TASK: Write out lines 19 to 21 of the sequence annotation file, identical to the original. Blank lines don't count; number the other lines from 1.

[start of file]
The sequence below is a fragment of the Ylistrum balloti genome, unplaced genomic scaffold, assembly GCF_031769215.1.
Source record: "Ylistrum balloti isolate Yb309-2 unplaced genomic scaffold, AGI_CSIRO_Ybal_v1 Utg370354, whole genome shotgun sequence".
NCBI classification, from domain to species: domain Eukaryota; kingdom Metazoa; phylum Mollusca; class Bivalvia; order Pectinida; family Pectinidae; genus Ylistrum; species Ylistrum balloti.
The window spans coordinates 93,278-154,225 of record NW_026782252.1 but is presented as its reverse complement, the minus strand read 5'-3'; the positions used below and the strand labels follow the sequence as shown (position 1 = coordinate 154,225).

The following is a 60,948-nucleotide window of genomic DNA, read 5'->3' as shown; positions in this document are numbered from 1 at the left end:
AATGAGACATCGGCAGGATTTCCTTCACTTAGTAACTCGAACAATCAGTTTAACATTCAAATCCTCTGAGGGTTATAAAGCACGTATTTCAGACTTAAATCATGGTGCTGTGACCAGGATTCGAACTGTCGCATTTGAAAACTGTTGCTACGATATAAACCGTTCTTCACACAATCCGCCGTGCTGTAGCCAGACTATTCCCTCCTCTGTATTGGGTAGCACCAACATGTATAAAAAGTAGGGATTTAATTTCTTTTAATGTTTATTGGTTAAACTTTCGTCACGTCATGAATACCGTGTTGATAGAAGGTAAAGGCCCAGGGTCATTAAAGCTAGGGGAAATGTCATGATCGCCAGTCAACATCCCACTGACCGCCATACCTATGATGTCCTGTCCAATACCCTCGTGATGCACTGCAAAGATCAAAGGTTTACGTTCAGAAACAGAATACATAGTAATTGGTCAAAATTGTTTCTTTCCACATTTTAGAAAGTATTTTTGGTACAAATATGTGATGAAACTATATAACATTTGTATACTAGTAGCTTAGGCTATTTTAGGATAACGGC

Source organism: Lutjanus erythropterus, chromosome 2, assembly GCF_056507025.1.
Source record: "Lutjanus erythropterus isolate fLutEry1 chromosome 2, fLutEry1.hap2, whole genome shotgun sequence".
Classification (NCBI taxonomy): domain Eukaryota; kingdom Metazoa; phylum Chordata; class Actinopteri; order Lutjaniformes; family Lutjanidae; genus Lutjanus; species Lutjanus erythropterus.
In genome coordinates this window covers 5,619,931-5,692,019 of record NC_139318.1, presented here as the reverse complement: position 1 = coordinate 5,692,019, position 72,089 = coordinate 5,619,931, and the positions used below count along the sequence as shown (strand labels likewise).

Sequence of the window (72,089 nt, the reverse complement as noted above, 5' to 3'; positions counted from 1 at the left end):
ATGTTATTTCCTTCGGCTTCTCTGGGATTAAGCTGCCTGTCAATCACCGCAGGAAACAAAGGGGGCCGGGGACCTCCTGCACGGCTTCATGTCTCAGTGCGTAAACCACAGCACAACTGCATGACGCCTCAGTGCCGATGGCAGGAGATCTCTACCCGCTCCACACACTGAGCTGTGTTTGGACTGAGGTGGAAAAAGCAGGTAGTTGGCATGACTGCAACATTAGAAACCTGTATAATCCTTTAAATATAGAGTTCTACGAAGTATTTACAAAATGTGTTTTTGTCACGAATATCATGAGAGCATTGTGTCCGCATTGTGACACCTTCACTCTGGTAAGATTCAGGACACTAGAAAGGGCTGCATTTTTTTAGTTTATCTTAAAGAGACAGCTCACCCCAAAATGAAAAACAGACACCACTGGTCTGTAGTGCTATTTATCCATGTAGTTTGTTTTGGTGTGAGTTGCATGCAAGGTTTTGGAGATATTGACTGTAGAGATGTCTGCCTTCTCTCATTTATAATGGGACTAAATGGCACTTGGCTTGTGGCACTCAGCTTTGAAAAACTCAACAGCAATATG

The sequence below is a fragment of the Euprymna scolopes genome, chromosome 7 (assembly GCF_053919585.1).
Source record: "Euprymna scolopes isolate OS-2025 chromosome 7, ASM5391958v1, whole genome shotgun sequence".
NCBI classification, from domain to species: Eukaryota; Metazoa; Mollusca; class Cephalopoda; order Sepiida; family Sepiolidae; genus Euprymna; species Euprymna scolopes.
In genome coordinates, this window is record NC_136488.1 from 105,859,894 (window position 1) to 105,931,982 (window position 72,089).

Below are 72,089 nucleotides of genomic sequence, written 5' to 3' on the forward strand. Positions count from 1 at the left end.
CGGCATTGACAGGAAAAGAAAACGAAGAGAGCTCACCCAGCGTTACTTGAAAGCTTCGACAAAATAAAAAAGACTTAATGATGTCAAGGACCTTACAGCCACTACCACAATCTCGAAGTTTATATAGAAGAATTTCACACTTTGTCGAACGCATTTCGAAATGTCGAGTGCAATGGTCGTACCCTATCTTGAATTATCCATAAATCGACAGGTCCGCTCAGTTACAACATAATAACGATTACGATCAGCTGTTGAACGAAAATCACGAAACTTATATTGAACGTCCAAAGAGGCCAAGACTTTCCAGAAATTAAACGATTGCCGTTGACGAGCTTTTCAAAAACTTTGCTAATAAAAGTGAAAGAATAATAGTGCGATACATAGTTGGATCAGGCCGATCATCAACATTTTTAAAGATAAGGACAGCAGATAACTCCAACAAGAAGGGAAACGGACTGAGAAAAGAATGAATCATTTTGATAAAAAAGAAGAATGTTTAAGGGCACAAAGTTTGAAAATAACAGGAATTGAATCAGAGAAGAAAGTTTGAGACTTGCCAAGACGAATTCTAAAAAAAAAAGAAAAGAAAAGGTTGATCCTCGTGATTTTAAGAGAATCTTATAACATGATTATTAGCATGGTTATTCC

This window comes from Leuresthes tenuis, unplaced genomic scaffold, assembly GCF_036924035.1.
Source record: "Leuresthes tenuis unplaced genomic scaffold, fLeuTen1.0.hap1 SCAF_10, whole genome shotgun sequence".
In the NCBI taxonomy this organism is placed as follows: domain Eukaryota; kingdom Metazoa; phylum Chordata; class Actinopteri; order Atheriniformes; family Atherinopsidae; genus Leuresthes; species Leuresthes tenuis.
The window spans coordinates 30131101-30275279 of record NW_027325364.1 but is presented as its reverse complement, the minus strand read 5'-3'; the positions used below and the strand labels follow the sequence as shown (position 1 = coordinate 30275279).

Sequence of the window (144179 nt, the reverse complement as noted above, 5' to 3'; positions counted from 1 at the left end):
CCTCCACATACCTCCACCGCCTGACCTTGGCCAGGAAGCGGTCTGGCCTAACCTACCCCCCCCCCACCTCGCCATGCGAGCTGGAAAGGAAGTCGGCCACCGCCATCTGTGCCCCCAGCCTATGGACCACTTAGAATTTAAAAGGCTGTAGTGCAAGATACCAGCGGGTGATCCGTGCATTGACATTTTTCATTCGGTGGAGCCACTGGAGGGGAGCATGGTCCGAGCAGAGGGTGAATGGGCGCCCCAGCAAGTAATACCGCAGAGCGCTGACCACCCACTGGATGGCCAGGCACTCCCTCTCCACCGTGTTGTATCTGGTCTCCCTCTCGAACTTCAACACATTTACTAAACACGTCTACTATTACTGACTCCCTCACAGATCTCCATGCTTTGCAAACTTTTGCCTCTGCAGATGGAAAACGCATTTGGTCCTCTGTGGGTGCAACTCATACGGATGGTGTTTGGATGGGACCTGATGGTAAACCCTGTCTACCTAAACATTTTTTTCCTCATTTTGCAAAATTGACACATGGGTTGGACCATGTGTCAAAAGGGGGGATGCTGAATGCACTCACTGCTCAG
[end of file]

This window comes from Leuresthes tenuis, unplaced genomic scaffold, assembly GCF_036924035.1.
Source record: "Leuresthes tenuis unplaced genomic scaffold, fLeuTen1.0.hap1 SCAF_10, whole genome shotgun sequence".
In the NCBI taxonomy this organism is placed as follows: domain Eukaryota; kingdom Metazoa; phylum Chordata; class Actinopteri; order Atheriniformes; family Atherinopsidae; genus Leuresthes; species Leuresthes tenuis.